Had it been given to us mortals to comprehend the connection of every thing in nature, with what fervour of admiration should we adore the wisdom and goodness of the great Creator! But although we are incapable of forming an idea of the plan and extent of his wondrous works (those works which display infinity in the two extremes of magnitude and minuteness), we may yet perceive enough to convince us, that, with respect to the happiness of the whole, every thing in nature must be ultimately ordered for the best. Winter belongs not less to the divine plan than the more

For the remainder of this translation, and the no less exquisite original, see Cowper's Poems, vol. iii. 355. p.

pleasing seasons of the year. Were there no winter, neither the spring, nor summer, nor autumn, would display such a variety of beauties; for the earth itself would lose those rich stores of nourishment and fertility, to which even the winter so copiously contributes.

The felicities of the golden age are beautiful in poetic vision. A youthful fancy is delighted with fruits and blossoms blushing, in social sweetness, on the self-same bough.' It wanders, with ecstasy, through groves adorned with perennial verdure, while Favonian gales perfume the ever-smiling skies. But these are the enchanted reveries of fiction, not the sober representations of truth. The human mind, which seems ever anxious for new gratifications, would revolt at the idea of perpetual sameness and uniformity, even in the most beautiful scenes and the most exquisite enjoyments. One can have no idea of happiness, when it does not, in some degree, result from comparison: for not only variety contributes much to our sense of happiness, but not unfrequently a recollection of former calamities, or of some recent suffering. That degree of ease which we scarcely regard in the full enjoyment of health, is ecstacy itself, when pain has taught us how to prize the inestimable blessing. In the moral world how sweet are the uses of adversity,' which best instruct us how to estimate and how to enjoy prosperity! In like manner, the recollection of the frowning skies of winter will make us rejoice in the return of that spring, in whose flowery walks, if perpetual, we should have trod with languor and indifference. More cheerily will the heart then dance to the music of the groves, when it recollects how recently their tuneful haunts were dumb. Brighter, then, will be the verdant robes which the woods assume, contrasted with their late leafless and inhospitable appear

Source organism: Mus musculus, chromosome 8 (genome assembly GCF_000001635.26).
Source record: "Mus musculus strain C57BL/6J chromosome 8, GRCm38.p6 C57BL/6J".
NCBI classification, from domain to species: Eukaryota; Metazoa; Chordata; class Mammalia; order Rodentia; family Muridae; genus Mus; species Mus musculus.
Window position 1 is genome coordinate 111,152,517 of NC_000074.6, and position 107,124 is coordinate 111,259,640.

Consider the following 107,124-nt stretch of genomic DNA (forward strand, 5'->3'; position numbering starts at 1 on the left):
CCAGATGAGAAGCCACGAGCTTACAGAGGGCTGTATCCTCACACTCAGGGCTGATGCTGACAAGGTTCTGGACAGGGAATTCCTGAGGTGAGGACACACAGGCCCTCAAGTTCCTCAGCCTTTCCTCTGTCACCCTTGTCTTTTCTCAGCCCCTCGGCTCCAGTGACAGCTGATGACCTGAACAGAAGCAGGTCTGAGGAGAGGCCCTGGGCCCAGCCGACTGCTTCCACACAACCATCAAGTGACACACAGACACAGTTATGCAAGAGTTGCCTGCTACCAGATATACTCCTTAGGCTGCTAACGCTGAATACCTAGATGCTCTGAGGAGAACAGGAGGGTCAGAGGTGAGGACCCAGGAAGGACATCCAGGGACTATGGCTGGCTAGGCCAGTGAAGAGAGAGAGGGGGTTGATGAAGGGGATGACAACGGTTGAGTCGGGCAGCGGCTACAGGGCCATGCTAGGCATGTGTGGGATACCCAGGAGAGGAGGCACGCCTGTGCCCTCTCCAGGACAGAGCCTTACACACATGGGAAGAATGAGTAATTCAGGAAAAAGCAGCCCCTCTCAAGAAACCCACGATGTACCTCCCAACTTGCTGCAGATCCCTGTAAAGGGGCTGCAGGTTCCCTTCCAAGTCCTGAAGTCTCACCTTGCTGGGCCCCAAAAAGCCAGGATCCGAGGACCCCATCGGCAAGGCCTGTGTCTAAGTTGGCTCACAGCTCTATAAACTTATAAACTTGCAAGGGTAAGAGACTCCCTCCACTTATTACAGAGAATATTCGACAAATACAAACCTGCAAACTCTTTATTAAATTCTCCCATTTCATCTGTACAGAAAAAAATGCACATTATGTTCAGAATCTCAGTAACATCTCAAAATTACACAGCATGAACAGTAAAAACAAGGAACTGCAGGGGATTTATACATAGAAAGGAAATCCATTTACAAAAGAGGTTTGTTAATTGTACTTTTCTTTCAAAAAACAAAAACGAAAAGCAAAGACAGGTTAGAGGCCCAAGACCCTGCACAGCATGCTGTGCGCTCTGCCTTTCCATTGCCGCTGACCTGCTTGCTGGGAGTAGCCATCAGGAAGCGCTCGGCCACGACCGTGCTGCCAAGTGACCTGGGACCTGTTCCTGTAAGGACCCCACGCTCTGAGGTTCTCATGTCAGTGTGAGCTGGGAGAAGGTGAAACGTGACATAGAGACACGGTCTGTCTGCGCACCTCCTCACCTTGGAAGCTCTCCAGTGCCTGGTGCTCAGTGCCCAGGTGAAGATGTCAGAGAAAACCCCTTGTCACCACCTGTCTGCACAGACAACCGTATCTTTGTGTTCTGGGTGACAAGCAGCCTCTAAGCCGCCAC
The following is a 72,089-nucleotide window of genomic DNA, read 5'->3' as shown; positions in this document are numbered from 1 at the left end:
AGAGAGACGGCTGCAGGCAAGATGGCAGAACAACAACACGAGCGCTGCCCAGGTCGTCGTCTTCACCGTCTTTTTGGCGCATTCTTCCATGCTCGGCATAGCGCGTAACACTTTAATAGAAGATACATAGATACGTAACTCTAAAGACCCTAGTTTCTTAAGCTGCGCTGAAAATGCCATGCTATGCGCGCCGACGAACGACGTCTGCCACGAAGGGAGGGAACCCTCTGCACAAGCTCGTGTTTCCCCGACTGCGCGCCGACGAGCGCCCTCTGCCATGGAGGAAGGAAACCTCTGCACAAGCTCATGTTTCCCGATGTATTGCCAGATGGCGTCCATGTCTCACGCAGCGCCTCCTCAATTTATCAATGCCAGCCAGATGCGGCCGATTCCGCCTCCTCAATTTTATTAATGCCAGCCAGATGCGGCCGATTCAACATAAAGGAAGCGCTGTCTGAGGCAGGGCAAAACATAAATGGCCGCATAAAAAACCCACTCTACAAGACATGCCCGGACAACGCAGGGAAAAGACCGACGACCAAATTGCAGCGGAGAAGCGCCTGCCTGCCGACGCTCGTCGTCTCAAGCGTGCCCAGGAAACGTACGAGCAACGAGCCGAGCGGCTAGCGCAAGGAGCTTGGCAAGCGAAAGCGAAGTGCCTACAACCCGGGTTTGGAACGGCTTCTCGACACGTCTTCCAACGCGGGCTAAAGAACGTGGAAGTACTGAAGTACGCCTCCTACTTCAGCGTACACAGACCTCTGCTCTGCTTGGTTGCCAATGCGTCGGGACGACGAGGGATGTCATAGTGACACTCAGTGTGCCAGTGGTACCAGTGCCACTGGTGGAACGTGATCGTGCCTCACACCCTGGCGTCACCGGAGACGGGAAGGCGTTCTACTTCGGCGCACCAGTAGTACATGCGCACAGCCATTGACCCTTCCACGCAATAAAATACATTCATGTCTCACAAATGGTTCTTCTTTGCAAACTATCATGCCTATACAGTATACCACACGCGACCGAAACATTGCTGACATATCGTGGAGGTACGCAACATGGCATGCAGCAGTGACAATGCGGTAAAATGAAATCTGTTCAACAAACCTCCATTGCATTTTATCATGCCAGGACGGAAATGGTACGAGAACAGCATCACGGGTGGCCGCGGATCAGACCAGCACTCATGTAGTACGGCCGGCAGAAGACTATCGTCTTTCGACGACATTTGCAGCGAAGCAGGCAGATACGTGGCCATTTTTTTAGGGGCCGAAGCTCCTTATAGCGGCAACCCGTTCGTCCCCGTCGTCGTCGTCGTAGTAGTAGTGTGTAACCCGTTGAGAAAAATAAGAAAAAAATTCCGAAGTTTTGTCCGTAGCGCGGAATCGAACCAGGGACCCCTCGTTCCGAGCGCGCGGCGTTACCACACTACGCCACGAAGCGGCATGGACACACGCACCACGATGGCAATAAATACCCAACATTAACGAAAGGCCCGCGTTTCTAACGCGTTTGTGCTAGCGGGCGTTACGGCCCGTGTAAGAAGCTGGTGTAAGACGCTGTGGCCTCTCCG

ance; and, as hope waits upon the flowery prime,' the fruits and flowers, when they bud, will delight the fancy, in sweet anticipation, with all the pride of summer, and all the riches of autumn. The rigours of departed winter will be forgotten in that all-enlivening renovation of Nature. In fie, our hearts, then attuned to cheerfulness and gaiety, will confess this important truth, that as Providence has made the human soul an active being, always impatient for novelty, and struggling for something yet unenjoyed with unwearied progression, the world seems to have been entirely adapted to this disposition of the mind: it is formed to raise expectation by constant vicissitudes, and to obviate satiety with perpetual change.'

No. II.

ON WINDS AND STORMS.

Ingeminant austri, et densissimus imber:
Nunc nemora ingenti vento, nunc littora plangit,

VIRGIL.

The winds redouble, and the rains augment:
The waves on heaps are dashed against the shore,
And now the woods, and now the billows roar.

DRYDEN.

AS Winter unfolds his awful train, vapours, and clouds, and storms,' the Contemplative Philosopher becomes habituated to views of the stupendous and sublime. Verdant groves, variegated meadows and radiant skies, are now succeeded by leafless woods, dejected wastes, and a frowning atmosphere. But while the incurious and inatten

« ÎnapoiContinuă »